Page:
Australian Federal Court Clarifies Patentability of Computer Inventions

Date: 2013-02-19
Author: Carl Harrap

The patentability of computer implemented inventions in Australia has finally been clarified by the Federal Court. The decision in Research Affiliates1 provides valuable guidance on how to prepare patent applications for Australia and indeed what applications to pursue at all for computer implemented inventions.


The Research Affiliates decision upheld a refusal by the Patent Office to grant a patent on a computer implemented invention. The decision demonstrates that developing an innovative process for generating commercially useful information will not entitle the developer to a patent.

The Federal Court held that, in order for a computer implemented invention to be patentable, what is required is a physical effect, in the sense of a concrete effect or phenomenon or manifestation or transformation. Combining this with the decision to uphold the refusal by the Patent Office it may be concluded that the physical effect must be something more than using a known tool (i.e. a general purpose computer) to generate information.

Requirements for computer-implemented methods

Under Australian law, a claimed invention is patentable only if it results in an artificially created state of affairs that is of utility in practical affairs and thus of economic significance. For example, while a claim to a mathematical formula in the abstract may not be patentable, a process which uses the mathematical formula for producing particular effects may be. In addition, a patent will be refused if on the face of the specification all that is claimed is a new use of an old substance.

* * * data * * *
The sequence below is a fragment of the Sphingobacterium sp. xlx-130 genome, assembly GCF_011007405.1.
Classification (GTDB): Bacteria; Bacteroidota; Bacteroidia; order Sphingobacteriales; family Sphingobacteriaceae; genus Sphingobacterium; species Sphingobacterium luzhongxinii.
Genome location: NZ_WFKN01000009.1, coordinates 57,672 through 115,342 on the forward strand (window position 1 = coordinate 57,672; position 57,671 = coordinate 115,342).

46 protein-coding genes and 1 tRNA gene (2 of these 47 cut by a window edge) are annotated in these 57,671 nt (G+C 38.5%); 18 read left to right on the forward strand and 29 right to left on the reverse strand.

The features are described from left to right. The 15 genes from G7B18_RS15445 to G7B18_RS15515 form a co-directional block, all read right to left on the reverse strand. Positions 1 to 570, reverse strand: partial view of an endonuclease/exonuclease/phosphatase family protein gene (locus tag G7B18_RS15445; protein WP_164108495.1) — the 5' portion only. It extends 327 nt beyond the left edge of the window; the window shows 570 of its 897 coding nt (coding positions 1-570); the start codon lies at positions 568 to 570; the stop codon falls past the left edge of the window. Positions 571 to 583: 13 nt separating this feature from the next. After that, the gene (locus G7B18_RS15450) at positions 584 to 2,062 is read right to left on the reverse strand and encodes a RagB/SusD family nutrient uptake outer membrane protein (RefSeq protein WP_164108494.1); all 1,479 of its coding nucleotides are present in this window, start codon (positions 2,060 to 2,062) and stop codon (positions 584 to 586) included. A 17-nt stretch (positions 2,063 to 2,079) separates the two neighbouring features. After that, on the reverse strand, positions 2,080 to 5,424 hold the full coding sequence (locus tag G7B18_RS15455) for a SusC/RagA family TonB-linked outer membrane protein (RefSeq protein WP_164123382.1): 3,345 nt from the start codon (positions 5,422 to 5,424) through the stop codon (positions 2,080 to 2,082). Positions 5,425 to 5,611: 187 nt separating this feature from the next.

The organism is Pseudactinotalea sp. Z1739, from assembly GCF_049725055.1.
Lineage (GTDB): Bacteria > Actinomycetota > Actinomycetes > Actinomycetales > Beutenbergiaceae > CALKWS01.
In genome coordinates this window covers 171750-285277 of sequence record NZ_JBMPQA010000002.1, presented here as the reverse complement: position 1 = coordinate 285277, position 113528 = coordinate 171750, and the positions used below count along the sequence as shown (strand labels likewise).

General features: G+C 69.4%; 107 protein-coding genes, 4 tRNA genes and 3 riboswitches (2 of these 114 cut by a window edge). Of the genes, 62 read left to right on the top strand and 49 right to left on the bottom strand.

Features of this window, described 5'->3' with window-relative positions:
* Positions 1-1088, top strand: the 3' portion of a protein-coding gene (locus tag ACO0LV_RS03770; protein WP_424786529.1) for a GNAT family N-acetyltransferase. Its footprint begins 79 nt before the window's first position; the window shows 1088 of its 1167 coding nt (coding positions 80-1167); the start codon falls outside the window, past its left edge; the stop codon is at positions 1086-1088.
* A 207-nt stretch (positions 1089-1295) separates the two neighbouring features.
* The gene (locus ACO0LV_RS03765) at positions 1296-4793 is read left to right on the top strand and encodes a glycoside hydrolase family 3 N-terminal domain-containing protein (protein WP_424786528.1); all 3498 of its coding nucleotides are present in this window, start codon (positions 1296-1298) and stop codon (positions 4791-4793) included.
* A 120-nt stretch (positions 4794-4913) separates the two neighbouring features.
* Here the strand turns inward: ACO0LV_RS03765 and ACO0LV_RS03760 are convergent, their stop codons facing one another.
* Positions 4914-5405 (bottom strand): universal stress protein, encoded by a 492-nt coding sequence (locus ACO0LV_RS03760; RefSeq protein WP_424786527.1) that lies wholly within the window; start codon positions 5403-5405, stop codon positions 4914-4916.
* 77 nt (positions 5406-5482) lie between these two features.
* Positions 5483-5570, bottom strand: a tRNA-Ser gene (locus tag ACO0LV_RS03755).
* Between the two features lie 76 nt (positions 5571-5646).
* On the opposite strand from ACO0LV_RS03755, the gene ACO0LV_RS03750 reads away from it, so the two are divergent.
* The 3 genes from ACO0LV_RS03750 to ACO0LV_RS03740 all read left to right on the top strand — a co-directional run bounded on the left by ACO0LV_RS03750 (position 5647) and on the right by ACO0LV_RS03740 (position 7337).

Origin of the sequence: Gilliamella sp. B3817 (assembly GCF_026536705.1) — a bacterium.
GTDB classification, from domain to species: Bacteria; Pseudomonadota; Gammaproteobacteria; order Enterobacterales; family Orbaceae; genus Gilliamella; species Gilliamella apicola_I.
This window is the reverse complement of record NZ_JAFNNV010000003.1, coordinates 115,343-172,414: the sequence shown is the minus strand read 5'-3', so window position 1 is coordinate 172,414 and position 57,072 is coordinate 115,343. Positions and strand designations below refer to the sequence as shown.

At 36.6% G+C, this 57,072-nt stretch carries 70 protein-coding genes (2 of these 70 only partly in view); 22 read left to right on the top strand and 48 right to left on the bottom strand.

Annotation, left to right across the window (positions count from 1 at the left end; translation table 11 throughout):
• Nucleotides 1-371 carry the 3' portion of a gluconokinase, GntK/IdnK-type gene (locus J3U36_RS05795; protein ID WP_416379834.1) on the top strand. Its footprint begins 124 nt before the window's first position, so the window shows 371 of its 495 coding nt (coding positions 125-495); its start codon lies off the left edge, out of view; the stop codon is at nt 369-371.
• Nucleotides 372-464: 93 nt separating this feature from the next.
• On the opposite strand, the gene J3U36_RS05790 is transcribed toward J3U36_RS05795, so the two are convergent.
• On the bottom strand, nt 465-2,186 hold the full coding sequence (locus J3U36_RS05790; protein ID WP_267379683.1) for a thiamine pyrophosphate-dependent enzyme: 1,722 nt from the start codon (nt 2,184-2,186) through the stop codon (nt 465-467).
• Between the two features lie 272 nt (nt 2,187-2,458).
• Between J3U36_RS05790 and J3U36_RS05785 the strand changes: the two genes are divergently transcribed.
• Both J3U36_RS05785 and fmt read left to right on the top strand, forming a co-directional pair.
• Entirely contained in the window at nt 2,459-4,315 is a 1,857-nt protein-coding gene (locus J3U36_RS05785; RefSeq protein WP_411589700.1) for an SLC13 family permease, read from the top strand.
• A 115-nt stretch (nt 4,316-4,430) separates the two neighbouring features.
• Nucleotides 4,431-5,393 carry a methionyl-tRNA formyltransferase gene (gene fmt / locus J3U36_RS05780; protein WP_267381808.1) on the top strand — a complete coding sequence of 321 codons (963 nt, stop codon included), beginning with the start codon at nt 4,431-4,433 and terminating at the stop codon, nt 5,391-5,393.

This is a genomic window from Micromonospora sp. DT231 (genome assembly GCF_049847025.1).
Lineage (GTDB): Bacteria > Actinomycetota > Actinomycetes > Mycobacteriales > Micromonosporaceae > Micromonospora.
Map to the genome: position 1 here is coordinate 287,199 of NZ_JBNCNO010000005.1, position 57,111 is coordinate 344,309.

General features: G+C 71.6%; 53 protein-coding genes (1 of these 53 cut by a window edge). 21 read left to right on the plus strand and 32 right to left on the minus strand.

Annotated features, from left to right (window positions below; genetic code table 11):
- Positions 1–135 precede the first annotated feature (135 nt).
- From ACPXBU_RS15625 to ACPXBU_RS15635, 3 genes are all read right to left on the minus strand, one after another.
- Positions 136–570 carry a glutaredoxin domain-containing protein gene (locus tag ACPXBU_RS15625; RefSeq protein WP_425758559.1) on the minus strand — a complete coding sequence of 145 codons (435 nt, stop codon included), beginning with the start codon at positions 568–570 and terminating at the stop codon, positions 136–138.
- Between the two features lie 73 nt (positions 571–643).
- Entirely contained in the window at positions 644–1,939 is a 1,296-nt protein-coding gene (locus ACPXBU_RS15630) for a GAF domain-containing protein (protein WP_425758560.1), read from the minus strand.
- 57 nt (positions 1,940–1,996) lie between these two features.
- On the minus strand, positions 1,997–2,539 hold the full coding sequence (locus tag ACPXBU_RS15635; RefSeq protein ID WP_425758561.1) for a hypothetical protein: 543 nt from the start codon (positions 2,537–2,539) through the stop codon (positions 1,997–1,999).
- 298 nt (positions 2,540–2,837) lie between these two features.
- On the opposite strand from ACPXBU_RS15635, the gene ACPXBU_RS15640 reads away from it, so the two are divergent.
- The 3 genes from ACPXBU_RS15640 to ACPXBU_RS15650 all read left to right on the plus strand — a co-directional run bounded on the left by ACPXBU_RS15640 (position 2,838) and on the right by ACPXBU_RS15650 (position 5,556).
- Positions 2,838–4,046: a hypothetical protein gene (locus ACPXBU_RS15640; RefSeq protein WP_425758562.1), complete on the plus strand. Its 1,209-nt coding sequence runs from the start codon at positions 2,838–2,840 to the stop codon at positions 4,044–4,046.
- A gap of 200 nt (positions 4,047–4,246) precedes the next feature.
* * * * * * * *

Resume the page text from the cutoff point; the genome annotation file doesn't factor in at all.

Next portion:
Research Affiliates decision

Research Affiliates claimed a computer-implemented method for generating an index which involved accessing and processing data sets, accessing the relevant weighting functions, and applying the weighting functions based on particular financial metrics. The index formed a data set regarding particular assets and weighting, and supported a passive investment scheme. No issue of lack of novelty or inventive step was raised, and the sole issue for determination was whether the claims defined patentable subject matter.

Research Affiliates argued that its computer-implemented method produced a physical result in the form of computer-generated file containing an index. Research Affiliates contended that its invention met the criteria for patentability because the index was ‘an artificially created state of affairs’ and was useful ‘in a field of economic endeavour’.

Justice Emmett of the Federal Court dismissed Research Affiliates’ arguments for the following reasons:

  • a computer-generated index was the only physical result generated by the claimed method
  • the index was considered to be merely a set of data or numbers, similar to information written on a piece of paper or kept in a person’s memory
  • the steps could have been carried out manually
  • the aspect of computer implementation was nothing more than the use of a computer for a purpose for which it is suitable.

Using a computer to implement a scheme or method does not automatically confer patentability if the scheme or method itself is not patentable. Justice Emmett observed that use of a computer necessarily requires writing of information in the computer memory. However, information merely entered into or produced by a computer does not by itself result in an artificially created state of affairs, and, therefore, is not patentable.

This decision may be appealed to the Full Federal Court. We will provide any updates to this case as they occur.

1. Research Affiliates LLC v Commissioner of Patents [2013] FCA 71